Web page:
BYU has over 30,000 students with the majority belonging to The Church of Jesus Christ of Latter-day Saints. But according to the assistant dean to Student Life, 1% of the student body are not members of the Church.
For many college students at BYU, adjusting to a new environment can be challenging. But what is that experience like when you are not a member of the Church?
It’s no secret BYU attracts members of the Church, but it is also home to students of other beliefs and religions such as Roman Catholic, Islam, Greek Orthodox and agnostic. For these students, their experience includes adjusting to a different religious setting.
“And I was like wait, what’s going on? What did I get myself into? But then after coming here and actually seeing the people, people here are really nice,” Roman Catholic student Javi de los Reyes said.
The students mentioned many of the people here at BYU are kind and inviting. But students of other faiths are often faced with push from members to be converted to the Church.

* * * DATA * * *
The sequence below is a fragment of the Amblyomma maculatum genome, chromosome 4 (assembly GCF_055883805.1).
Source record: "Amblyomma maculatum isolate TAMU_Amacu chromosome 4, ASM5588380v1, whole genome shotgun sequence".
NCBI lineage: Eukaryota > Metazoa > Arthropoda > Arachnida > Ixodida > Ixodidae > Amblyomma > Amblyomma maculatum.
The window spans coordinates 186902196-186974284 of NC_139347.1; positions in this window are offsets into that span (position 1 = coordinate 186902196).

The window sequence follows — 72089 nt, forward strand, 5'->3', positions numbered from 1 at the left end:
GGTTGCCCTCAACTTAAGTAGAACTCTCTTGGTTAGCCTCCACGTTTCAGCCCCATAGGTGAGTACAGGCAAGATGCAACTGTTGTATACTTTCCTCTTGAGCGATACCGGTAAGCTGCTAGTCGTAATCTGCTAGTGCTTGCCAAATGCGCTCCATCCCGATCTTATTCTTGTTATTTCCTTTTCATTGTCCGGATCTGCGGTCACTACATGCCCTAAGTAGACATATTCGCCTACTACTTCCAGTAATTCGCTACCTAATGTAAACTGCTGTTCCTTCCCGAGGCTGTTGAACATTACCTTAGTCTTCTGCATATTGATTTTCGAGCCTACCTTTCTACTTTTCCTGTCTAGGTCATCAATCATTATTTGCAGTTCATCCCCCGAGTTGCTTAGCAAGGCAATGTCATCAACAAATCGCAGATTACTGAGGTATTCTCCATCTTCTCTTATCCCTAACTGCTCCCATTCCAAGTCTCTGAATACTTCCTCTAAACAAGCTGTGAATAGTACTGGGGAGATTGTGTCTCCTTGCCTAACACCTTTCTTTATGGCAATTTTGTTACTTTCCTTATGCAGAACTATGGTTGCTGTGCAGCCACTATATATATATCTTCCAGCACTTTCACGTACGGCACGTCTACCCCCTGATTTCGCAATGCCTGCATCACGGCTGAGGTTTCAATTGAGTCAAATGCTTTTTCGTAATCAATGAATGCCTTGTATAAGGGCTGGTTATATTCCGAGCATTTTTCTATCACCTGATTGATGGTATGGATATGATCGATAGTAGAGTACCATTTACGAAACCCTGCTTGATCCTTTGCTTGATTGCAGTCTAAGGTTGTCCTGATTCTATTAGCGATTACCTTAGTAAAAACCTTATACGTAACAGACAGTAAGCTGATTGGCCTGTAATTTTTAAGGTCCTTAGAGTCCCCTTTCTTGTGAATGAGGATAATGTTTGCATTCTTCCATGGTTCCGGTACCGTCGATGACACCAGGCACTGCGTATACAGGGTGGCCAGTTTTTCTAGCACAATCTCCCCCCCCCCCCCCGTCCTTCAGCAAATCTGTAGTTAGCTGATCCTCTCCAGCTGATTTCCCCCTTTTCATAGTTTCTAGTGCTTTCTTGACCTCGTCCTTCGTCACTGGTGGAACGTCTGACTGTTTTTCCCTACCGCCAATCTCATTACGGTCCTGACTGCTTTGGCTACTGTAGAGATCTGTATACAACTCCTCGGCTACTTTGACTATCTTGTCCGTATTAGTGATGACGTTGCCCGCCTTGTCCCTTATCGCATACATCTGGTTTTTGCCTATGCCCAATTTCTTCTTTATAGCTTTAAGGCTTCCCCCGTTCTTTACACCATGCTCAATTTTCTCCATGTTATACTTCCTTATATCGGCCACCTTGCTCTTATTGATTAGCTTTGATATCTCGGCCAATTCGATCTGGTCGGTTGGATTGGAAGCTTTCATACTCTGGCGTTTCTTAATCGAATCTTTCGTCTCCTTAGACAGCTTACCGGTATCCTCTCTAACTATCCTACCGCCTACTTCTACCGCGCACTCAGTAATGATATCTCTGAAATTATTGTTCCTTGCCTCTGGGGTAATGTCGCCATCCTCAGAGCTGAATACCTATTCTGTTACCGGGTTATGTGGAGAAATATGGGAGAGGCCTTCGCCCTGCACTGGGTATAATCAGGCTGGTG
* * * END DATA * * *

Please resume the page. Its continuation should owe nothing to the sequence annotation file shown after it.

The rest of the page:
“Some people are very educated to other backgrounds, especially those who serve missions, and some people are not educated at all and they are just trying to convert me,” Greek Orthodox Christian student Jack Abumanneh said.
“Just because I am here doesn’t mean I am interested in joining the church,” agnostic student Jay Cui said.
Another challenge some nonmembers face is the inability to share in common emotions and experiences as members, such as celebrating a mission call.
“Obviously I get lonely because there are many events I don’t share the same emotions as everyone else,” Cui said.
Nonmembers at BYU have a different challenge of being a religious minority when coming to school. Most of them want for their peers to be open and understanding to their beliefs.
“My advice is just be open try to learn the religion, it’s always good to learn,” de los Reyes said.
“I believe in Jesus as you believe in Jesus, and it’s the same thing,” Abumanneh said.
As members of this campus community, everyone can work a bit harder to understand and listen to views different from their own. While the number of nonmember students on campus is a very small portion, their perspectives still matter.